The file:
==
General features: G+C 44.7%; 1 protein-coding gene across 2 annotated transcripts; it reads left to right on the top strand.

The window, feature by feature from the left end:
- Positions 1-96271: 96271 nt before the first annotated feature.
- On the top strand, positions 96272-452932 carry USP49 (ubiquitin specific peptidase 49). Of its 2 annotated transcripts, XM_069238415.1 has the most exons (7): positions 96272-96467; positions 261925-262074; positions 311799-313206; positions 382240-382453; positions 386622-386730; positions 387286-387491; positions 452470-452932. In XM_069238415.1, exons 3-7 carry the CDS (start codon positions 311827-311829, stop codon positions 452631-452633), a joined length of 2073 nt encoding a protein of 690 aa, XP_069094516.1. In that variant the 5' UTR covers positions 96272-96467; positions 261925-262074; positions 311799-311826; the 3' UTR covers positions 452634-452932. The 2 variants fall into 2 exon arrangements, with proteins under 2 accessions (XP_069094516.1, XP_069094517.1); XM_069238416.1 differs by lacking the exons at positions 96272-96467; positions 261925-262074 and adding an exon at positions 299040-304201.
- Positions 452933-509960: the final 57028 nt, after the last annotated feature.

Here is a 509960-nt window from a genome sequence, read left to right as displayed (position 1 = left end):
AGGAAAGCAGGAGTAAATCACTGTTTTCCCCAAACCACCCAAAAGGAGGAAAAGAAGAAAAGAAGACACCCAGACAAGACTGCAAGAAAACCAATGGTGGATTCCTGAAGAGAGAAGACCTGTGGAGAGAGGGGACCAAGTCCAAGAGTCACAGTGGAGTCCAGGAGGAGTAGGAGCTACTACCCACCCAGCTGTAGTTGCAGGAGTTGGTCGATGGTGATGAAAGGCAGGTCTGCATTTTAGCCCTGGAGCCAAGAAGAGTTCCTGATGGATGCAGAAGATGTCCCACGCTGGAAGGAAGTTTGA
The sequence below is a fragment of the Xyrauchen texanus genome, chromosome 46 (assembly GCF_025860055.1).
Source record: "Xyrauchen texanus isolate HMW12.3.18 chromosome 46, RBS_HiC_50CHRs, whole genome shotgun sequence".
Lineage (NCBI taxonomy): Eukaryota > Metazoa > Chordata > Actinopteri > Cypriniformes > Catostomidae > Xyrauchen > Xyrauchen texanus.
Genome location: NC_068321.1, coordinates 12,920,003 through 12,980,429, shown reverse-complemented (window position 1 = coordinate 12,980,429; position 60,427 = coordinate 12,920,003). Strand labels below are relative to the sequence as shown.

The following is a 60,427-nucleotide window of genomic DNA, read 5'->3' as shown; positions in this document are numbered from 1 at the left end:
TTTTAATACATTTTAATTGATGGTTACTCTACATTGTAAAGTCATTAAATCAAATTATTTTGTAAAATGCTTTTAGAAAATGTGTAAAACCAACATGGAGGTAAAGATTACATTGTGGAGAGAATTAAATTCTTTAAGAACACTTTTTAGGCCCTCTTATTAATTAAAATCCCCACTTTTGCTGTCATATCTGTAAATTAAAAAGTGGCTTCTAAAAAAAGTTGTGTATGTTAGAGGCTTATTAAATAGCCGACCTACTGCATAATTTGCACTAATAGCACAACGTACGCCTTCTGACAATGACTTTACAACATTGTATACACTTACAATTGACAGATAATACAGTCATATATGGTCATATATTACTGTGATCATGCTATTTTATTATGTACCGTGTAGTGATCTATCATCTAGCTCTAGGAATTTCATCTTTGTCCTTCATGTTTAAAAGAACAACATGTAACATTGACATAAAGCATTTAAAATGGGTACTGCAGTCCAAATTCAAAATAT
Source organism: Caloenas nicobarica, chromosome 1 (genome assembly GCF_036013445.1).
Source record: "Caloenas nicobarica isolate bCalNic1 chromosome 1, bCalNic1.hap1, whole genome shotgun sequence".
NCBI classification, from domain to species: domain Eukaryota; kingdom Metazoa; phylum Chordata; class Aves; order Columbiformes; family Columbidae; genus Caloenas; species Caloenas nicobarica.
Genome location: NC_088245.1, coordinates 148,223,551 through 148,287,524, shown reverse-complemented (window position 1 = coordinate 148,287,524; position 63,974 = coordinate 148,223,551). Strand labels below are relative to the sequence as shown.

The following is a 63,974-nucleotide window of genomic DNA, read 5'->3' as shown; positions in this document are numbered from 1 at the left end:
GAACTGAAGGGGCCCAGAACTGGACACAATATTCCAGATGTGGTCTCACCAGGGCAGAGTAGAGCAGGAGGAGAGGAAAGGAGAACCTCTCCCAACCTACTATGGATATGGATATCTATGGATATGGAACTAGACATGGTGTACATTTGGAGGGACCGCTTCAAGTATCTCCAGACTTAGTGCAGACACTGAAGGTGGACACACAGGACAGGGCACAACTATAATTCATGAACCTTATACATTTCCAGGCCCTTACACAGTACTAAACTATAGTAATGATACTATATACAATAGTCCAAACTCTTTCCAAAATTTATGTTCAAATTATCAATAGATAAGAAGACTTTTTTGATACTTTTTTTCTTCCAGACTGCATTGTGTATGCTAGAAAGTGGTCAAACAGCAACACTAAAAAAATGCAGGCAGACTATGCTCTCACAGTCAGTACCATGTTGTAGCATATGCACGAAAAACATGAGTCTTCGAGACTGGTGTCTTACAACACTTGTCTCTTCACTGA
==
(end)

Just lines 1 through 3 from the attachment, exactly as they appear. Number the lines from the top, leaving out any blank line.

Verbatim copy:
General features: G+C 44.7%; 1 protein-coding gene across 2 annotated transcripts; it reads left to right on the top strand.

The window, feature by feature from the left end:
- Positions 1-96271: 96271 nt before the first annotated feature.